Some of you reading the headline for this column will be unsure how the Latin Habemus Papam, the colloquialism “the Pope’s nose” and the atrocity of pedophilia connect, but for those whom at least two of the terms are familiar, you might think I’m going to offer an assault on the Catholic church and their very public sexual failings of some of its clergymen. I will not. What I will do is talk about how assumptions about religion are unhelpful and ignorant, especially for 21st century–students living in a so-called information age.

As I write this, Pope Francis (formerly Jorge Bergoglio of Argentina) has literally been the head of the Catholic church for an hour, yet scrolling down to the comments section of any major online newspaper reveals a throng of individuals decrying pedophilia, bureaucracy, and the stupidity of organized religion. Of course, the Internet “beehive brain” is not a microcosm of society’s opinion on most things, but as a religious person it is unsettling to see such a negative response to an otherwise exciting event, even if the negativity comes from, I suspect, a handful of angry Internet trolls. I firmly believe that everyone is entitled to their own opinion, but if you have been reading my articles throughout the year, you know I also believe that unless your opinion is informed, you are not entitled to being taken seriously.

Jorge Bergoglio as you may know, is the first Pope from the Americas, and the first Jesuit Pope. Not only that, but this man has spent his whole life working with marginalized, impoverished people, even riding the bus to work alongside the people he ministers to. That is, he’s a normal person. Habemus Papam! cried one of the cardinals: “We have a Pope!”

I am not unaware of the failings of the Catholic church, and I have some thoughts regarding celibacy and sexuality, but I will not discuss them here. Over reading break I watched Deliver Us From Evil (2006), a documentary following the convicted pedophile Oliver O’Grady, an Irish priest who was grievously mishandled by the Catholic church, leaving dozens of sexually abused children in his wake. But the character who stands out in the film is not Oliver O’Grady, but Father Tom Doyle, a Catholic priest whose life’s work is holding the church accountable to the victims of sexual abuse by clergymen. The church has not taken this lightly; Tom Doyle has been dismissed from positions, marginalized by the church that, miraculously, he still believes in, and endures constant criticism for his commitment to the truth. (Search his name to see an excellent interview with him on Dateline.)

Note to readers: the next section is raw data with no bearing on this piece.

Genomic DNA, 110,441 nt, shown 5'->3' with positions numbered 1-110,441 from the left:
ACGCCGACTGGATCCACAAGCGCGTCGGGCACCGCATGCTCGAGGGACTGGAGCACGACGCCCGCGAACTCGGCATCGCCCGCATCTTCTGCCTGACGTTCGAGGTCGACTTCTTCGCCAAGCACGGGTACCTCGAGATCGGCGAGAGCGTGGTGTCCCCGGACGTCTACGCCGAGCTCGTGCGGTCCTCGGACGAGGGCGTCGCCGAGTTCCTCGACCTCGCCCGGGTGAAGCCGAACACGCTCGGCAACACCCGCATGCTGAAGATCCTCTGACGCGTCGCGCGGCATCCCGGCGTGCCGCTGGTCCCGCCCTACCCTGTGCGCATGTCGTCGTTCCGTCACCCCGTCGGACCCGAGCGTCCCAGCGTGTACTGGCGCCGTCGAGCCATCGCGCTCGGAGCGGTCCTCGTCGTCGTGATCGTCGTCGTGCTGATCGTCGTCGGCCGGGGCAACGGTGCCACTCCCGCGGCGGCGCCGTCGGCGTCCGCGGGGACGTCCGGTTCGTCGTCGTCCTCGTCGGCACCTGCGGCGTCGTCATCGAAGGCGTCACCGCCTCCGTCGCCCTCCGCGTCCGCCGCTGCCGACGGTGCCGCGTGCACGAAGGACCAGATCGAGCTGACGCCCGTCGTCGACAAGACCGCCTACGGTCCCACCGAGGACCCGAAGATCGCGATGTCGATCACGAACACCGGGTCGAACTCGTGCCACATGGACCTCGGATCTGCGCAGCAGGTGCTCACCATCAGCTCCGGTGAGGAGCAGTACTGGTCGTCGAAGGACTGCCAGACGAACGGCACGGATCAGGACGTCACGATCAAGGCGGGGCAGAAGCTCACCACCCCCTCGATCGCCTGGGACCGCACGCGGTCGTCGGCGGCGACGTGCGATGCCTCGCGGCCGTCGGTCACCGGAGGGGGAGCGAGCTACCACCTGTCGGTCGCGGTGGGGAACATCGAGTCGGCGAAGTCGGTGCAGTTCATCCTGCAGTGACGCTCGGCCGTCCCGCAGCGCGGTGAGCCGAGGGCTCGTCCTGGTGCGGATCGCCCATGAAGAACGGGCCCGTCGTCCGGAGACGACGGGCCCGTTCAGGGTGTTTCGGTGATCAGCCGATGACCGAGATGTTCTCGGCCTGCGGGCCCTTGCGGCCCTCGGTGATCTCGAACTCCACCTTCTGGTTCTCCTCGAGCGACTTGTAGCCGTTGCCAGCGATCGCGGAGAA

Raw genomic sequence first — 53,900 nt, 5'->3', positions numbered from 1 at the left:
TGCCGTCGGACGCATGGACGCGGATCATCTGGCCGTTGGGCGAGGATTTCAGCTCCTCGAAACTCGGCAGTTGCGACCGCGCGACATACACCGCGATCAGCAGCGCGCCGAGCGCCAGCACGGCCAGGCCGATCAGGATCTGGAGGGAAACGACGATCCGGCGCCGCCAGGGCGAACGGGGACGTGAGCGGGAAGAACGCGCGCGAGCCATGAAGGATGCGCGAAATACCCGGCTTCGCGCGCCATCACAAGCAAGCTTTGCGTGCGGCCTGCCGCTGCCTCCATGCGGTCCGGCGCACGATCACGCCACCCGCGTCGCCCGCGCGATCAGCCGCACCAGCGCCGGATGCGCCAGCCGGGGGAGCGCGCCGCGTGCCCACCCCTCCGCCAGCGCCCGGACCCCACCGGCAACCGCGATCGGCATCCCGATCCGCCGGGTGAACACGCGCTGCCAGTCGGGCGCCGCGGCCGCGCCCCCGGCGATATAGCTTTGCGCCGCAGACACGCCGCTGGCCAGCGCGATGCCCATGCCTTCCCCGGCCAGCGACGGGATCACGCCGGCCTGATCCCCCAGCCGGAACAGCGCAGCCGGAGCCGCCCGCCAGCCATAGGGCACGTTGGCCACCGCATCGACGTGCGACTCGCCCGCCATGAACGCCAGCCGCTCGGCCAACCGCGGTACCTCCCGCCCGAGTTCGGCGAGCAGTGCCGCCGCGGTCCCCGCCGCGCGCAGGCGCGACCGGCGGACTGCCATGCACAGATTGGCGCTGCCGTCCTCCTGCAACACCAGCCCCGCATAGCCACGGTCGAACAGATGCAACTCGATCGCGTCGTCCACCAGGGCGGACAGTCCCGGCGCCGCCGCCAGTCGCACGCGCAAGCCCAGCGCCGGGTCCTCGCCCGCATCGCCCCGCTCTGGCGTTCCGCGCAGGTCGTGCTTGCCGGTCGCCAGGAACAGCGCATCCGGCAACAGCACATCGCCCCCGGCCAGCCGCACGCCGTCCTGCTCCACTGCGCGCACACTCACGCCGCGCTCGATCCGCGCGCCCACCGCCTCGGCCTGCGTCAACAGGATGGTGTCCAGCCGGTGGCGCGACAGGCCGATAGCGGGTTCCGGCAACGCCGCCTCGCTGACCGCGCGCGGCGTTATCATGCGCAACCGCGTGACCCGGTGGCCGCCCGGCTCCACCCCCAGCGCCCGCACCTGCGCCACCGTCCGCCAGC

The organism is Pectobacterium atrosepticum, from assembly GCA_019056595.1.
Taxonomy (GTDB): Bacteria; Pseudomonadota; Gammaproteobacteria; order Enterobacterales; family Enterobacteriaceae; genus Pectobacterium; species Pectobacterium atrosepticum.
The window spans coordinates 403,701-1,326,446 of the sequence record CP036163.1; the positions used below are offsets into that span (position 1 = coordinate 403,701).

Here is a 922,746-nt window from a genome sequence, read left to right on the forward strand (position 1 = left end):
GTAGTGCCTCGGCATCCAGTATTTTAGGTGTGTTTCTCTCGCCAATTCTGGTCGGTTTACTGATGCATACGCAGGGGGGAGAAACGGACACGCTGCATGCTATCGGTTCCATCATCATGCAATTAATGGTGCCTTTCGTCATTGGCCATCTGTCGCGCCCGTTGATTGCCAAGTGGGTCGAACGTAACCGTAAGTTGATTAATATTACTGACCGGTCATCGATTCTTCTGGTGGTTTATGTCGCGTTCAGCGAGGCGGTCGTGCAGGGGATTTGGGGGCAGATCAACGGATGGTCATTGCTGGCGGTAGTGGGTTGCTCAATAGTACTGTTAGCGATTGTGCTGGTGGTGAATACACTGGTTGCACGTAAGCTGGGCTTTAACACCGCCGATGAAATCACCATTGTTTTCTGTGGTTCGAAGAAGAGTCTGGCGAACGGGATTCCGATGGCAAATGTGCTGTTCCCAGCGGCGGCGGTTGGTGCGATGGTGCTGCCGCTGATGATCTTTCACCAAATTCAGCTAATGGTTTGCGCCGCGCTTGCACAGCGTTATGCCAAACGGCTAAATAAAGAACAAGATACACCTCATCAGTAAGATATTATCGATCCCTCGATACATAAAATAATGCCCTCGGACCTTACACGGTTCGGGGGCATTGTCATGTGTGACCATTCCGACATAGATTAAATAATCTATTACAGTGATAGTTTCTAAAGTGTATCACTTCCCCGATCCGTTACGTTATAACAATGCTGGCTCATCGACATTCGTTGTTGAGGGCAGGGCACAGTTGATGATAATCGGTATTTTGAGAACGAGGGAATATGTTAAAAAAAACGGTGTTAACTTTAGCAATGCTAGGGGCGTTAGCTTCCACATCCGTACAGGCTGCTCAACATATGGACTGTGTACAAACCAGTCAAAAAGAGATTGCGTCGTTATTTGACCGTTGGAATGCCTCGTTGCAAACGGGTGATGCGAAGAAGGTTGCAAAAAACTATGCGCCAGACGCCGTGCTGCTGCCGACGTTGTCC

In our rush to write off Catholicism or Islam or any belief system at all, because of the actions of a very public few, we miss the people who are doing the work that is at the core of their belief system. I met a Master’s student in Tibetan Studies over the break who is passionate about opening schools in Tibet for children with Autism. He was telling me that Buddhists and the Tibetan society reject children with any kind of abnormality or birth defect, which leads to their abandonment, or worse, murder. His idea is that through education, he can help show Tibetan parents and children the unique abilities and insight that Autistic people have: “and,” he tells me, “I am on the Autism spectrum. I want others to know that Autistic people are capable of a lot of things. All people are capable of so much good.”

Stereotypes exist (and largely can make us laugh) because they are based in part on reality. That is what makes jokes funny: their rootedness in the truth of their commentary. The internet sensation, “Shit Girls Say” was so popular because it was, for a lot of women, bang on. I do say that shit. (Especially, “Did I lock the door? Yes.”) But some stereotypes or colloquialisms based on stereotypes are not really that funny at all. (Did Crash teach us nothing?!) As a minor example, the “pope’s nose,” or the “parson’s nose,” both medieval colloquialisms referring to that flesh bit on chicken’s butts where their tail feathers insert into the skin. Ostensibly, someone was carving a turkey one evening and as they went to carve up the butt portion, remarked, “Ha ha! This looks like Parson so-and-so’s nose!” Or so Wikipedia says. If you’ve ever carved a turkey, you can imagine that Parson so-and-so is one ugly fellow. Having been through five airports over the break, I know how people perceive Muslim males, or even Sikh males in airports. I don’t know how many times Muslim-appearing fellows in front or behind me have been selected for “random searches.” Really? Ten people really changed the way anyone wearing a traditional hijab or turban is perceived. In the same way, Catholic clergymen is synonymous with pedophilia, although the majority of Catholic priests are in no way pedophiles, yet are painted with that brush due to the horrendous actions of a minority.

For a society that prides itself on its tolerance, free speech, and open-mindedness, it’s appalling the amount of ignorance we can apply to any other belief system besides our own. “Yes, we are open minded and tolerant, but not when it comes to people who believe in karma, or the World Spirit, or a deity—they’re deluded and stupid.” It’s akin to saying, “Yeah, I’m not racist, but I hate the Polish.” As educated, informed people spending money and time to be taught at a university, let’s work to abolish this kind of misunderstanding.

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